The trans­for­ma­tion of shop­ping

China Daily (Canada) - - SHANGHAI -

said Wang Xudong, a Shang­hai native.

To serve the pop­u­la­tion of th­ese newly ur­ban­ized ar­eas, mas­sive shop­ping malls in­stead of de­part­ment stores were added to the land­scape. Th­ese fa­cil­i­ties, such as the Su­per Grand Mall in Pudong New Area and Grand Gate­way 66 in Xuhui dis­trict, com­bined so­cial, com­mer­cial and recre­ational of­fer­ings un­der one roof. Tra­di­tional de­part­ment stores in cen­tral Shang­hai had in com­par­i­son be­come one-di­men­sional.

By 1999, busi­ness zones in the city hit 20 mil­lion square me­ters, al­most quin­tu­pling the fig­ure in 1990, ac­cord­ing to Chao Gan­gling, busi­ness school pro­fes­sor at Shang­hai Univer­sity of Fi­nance and Eco­nom­ics. How­ever, the num­ber of small- and mid-range de­part­ment stores had de­creased by more than a half. This sit­u­a­tion was ex­ac­er­bated in the mid-2000s when e-com­merce emerged.

“It’s con­ve­nient when shop­ping is sim­ply about mak­ing a few clicks on the mouse. And then there’s also the al­lure of dis­count coupons and de­liv­ery ser­vice,” said Chao, who is also the vice-chair­man of the Shang­hai Busi­ness Eco­nom­ics Society.

Ac­cord­ing to the Na­tional Bureau of Sta­tis­tics, the over­all size of the na­tion’s on­line re­tail sec­tor was 7.18 tril­lion yuan ($1.05 tril­lion) last year, a rise of about 32 per­cent from the pre­vi­ous year.

But de­spite talk about how brick and mor­tar re­tail busi­nesses might face ex­tinc­tion in the face of e-com­merce, Chao be­lieves there will al­ways be a place for off­line shop­ping.

“The unique as­pect of a mall is the ex­pe­ri­ence you get from spend­ing time din­ing, play­ing or even learn­ing. This ex­pe­ri­ence is some­thing e-com­merce can­not of­fer,” he said.

“There is no need to ‘fight against’ e-com­merce. It’s about giv­ing full play to off­line ad­van­tages,” he added.

The cur­rent re­tail trend sup­ports this sen­ti­ment. Old de­part­ment stores are be­ing trans­formed into new malls that of­fer a blend of re­tail and ex­pe­ri­en­tial of­fer­ings.

For ex­am­ple, the for­mer Ori­ent Shop­ping Cen­ter along Huai­hai Road was turned into a mall that fea­tures the world’s largest flag­ship stores for Un­der Ar­mour and Muji.

The Pa­cific De­part­ment Store along the same road, which was shut down in 2016, has been trans­formed into the new Xin­tiandi Plaza which is slated to open at the end of this year. The new space will fea­ture a host of top global brands, pop­u­lar restau­rants, and an area ded­i­cated to art shows and tech­nol­ogy ex­hi­bi­tions. There will also be two rooftop out­door gar­dens over­look­ing the bustling area.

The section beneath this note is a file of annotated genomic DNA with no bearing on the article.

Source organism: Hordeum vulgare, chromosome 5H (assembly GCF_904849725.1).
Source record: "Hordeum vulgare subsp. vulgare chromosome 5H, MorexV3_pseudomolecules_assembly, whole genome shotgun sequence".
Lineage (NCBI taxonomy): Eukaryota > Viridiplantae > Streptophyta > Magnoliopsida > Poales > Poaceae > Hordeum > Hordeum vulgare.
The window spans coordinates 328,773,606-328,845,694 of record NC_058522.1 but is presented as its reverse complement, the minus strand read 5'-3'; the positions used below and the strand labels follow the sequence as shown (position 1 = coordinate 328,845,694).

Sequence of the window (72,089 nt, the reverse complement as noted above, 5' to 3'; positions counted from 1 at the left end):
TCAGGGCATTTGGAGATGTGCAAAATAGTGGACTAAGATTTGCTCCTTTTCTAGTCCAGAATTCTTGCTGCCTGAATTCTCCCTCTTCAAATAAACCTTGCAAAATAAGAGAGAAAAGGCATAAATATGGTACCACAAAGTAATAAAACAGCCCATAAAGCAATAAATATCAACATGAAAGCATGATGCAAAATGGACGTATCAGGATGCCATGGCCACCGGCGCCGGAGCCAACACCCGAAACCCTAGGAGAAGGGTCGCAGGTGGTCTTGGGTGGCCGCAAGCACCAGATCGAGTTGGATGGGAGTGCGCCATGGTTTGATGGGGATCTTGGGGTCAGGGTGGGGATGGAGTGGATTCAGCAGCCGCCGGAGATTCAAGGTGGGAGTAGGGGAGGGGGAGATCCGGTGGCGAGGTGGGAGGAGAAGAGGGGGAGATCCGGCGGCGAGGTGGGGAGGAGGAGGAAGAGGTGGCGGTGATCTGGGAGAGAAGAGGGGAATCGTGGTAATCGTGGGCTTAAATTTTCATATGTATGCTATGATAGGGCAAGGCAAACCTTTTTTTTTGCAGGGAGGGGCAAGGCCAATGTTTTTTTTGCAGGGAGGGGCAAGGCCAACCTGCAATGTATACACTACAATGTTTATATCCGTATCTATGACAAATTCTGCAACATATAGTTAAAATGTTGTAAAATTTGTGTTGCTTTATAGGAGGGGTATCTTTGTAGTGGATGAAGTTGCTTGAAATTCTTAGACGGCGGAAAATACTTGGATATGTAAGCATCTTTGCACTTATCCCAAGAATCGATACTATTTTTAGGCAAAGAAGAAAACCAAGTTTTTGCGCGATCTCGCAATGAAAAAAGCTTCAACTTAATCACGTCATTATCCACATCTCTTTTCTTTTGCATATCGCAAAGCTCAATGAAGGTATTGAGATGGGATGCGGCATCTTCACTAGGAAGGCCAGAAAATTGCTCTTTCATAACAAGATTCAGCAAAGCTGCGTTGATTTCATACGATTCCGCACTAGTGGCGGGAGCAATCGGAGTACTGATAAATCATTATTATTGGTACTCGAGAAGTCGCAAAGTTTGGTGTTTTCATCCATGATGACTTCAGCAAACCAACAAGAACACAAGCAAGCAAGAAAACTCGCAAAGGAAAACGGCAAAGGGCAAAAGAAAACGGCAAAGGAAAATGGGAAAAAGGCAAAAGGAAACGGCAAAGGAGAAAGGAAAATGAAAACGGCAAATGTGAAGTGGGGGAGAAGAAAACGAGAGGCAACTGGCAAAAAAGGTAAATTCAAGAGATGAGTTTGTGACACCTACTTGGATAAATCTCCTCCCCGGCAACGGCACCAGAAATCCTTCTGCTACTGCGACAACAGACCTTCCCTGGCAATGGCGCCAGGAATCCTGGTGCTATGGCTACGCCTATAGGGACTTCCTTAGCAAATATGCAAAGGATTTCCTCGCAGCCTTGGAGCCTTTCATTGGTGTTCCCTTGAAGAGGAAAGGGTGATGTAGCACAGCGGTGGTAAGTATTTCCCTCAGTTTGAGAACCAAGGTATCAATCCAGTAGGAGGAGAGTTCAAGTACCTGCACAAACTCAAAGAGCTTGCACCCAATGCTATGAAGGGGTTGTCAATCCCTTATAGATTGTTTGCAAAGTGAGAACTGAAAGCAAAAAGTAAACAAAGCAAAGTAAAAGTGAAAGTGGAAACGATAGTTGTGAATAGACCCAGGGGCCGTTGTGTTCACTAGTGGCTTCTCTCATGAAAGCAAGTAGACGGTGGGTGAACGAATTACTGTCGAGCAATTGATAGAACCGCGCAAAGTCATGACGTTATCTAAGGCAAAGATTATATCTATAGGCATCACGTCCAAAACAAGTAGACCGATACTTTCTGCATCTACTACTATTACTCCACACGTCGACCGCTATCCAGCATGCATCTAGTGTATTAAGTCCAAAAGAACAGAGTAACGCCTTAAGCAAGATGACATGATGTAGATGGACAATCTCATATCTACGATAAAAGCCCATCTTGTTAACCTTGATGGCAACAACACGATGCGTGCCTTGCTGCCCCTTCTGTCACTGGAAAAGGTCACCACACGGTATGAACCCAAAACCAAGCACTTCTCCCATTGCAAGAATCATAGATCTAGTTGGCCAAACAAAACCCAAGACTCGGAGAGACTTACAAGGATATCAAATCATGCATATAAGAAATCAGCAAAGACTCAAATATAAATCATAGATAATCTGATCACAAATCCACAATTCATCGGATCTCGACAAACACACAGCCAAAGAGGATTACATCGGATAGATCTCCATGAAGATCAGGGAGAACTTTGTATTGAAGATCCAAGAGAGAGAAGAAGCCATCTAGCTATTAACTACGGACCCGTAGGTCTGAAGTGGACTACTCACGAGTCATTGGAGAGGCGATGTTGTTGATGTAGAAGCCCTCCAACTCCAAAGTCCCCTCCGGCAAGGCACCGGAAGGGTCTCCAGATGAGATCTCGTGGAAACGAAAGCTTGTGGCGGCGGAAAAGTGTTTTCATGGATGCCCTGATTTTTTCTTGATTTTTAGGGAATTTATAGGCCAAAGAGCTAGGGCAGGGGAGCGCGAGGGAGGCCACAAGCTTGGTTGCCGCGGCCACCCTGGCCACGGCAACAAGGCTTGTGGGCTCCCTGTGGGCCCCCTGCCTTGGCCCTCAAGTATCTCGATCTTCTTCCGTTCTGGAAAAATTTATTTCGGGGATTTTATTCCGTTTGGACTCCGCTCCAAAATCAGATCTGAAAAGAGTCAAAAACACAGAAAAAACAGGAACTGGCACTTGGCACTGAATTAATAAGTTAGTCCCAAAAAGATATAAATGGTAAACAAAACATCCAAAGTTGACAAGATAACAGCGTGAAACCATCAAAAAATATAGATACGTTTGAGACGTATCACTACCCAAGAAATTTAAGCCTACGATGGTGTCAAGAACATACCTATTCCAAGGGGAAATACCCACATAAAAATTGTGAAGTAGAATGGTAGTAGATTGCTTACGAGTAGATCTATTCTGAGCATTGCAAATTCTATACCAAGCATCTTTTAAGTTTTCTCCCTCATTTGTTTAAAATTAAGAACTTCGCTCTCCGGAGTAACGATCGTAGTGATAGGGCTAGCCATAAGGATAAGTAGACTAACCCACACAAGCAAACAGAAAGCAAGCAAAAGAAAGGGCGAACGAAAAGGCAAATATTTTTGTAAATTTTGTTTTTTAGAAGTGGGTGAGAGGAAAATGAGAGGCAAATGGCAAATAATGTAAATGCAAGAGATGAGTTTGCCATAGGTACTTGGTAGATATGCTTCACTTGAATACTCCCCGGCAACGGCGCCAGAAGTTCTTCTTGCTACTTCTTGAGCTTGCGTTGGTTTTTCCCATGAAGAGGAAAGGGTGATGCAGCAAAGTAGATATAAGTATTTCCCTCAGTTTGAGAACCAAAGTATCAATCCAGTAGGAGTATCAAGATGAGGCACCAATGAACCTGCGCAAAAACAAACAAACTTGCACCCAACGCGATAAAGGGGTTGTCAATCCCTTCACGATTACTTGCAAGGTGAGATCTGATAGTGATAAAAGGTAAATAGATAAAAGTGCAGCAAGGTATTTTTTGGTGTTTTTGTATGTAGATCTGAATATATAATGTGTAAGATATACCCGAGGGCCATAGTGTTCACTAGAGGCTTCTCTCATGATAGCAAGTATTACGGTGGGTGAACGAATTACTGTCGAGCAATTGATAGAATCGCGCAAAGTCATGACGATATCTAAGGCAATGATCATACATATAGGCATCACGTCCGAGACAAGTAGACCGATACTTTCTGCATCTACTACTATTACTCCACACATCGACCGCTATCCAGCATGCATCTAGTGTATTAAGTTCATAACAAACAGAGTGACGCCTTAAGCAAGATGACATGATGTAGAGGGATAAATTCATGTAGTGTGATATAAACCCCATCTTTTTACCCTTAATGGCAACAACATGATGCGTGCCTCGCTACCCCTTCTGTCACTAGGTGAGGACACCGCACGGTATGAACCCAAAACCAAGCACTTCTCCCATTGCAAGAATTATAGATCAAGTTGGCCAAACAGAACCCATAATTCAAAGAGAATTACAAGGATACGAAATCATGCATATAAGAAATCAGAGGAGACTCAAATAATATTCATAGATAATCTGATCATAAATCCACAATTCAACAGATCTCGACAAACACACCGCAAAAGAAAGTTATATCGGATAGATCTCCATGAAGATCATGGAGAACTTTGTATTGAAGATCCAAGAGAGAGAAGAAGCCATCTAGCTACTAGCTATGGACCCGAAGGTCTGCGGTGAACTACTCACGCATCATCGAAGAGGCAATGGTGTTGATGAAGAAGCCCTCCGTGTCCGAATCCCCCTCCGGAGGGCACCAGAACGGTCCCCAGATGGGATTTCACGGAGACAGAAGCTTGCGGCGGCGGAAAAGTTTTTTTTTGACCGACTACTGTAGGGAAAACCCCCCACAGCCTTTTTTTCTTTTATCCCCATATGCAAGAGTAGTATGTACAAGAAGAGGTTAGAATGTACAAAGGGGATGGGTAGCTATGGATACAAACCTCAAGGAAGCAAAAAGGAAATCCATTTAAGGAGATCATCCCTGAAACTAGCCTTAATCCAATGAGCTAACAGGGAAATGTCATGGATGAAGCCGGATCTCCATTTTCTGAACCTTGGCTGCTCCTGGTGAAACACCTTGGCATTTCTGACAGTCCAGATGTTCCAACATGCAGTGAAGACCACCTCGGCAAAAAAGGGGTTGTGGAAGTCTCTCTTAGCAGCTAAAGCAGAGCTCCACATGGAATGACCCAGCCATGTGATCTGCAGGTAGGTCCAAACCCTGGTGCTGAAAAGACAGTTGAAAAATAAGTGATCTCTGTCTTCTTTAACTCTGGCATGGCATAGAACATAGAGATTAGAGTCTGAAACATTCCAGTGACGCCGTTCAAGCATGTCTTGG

Some branches of tra­di­tional stores in Shang­hai, like Prin­temps De­part­ment Store, New World De­part­ment Store and Ori­ent Shop­ping Cen­ter have also sought to stay rel­e­vant in th­ese mod­ern times by in­tro­duc­ing new spa­ces for pub­lic events, din­ing, ed­u­ca­tion and en­ter­tain­ment.

Shang­hai had an­nounced a three­year plan ear­lier this year to build the four brands of the city — ser­vices, man­u­fac­tur­ing, shop­ping and cul­ture — to be­come a shop­ping hub that will of­fer the world’s trendi­est and most value-for-money prod­ucts.

The city is also plan­ning to cre­ate two world-class shop­ping streets, 10 lo­cal first-class core busi­ness dis­tricts, and 20 spe­cial shop­ping dis­tricts by 2020.

The re­vi­tal­iza­tion of 50 brands with Shang­hai char­ac­ter­is­tics and 50 time-hon­ored brands is also a ma­jor part of the pro­ject. Tra­di­tional stores that are clas­sic icons of Shang­hai society, said Chao, will take the lead in this trans­for­ma­tion process.

Tra­di­tional Chi­nese Medicine clin­ics, as well as Shao Wan Sheng, which sells al­co­hol-pre­served food that has been pop­u­lar with gour­mands for more than a cen­tury.

Among the old­est brands are writ­ing brush man­u­fac­turer Zhouhuchen and ink stick man­u­fac­turer Cao­sug­ong, which were founded in 1694 and 1667 re­spec­tively.

Qi pointed out that one of the key chal­lenges is repo­si­tion­ing th­ese old brands to be more at­trac­tive to dif­fer­ent de­mo­graph­ics.

“We have to ad­mit that some of the time-hon­ored brands are not fa­mil­iar with young con­sumers, and there is a long way for us to go be­fore we can re­vive them,” said Qi.

He also noted how jewelry maker and re­tailer Lao Feng Xiang, which has opened sev­eral over­seas stores in­clud­ing one on Fifth Av­enue in New York, has set a good ex­am­ple of how old brands can ex­pand their busi­ness.


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